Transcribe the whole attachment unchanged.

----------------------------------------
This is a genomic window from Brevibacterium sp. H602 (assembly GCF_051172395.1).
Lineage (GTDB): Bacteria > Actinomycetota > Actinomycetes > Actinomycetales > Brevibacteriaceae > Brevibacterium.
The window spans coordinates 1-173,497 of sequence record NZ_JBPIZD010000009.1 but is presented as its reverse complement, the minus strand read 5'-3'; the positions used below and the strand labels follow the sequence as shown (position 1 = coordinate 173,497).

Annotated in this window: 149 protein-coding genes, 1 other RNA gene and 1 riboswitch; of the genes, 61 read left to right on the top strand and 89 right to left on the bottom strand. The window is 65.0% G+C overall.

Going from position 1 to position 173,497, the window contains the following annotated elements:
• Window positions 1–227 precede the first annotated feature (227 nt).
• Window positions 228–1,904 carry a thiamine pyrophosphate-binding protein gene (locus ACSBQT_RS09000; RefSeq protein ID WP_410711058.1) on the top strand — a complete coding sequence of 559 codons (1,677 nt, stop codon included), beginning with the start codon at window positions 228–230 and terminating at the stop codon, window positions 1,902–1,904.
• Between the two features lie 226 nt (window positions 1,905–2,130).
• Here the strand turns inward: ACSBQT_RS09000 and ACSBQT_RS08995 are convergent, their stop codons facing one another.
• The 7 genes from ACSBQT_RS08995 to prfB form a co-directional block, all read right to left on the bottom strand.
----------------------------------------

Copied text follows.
This is a genomic window from Brevibacterium sp. H602 (assembly GCF_051172395.1).
Lineage (GTDB): Bacteria > Actinomycetota > Actinomycetes > Actinomycetales > Brevibacteriaceae > Brevibacterium.
The window spans coordinates 1-173,497 of sequence record NZ_JBPIZD010000009.1 but is presented as its reverse complement, the minus strand read 5'-3'; the positions used below and the strand labels follow the sequence as shown (position 1 = coordinate 173,497).

Annotated in this window: 149 protein-coding genes, 1 other RNA gene and 1 riboswitch; of the genes, 61 read left to right on the top strand and 89 right to left on the bottom strand. The window is 65.0% G+C overall.

Going from position 1 to position 173,497, the window contains the following annotated elements:
• Window positions 1–227 precede the first annotated feature (227 nt).
• Window positions 228–1,904 carry a thiamine pyrophosphate-binding protein gene (locus ACSBQT_RS09000; RefSeq protein ID WP_410711058.1) on the top strand — a complete coding sequence of 559 codons (1,677 nt, stop codon included), beginning with the start codon at window positions 228–230 and terminating at the stop codon, window positions 1,902–1,904.
• Between the two features lie 226 nt (window positions 1,905–2,130).
• Here the strand turns inward: ACSBQT_RS09000 and ACSBQT_RS08995 are convergent, their stop codons facing one another.
• The 7 genes from ACSBQT_RS08995 to prfB form a co-directional block, all read right to left on the bottom strand.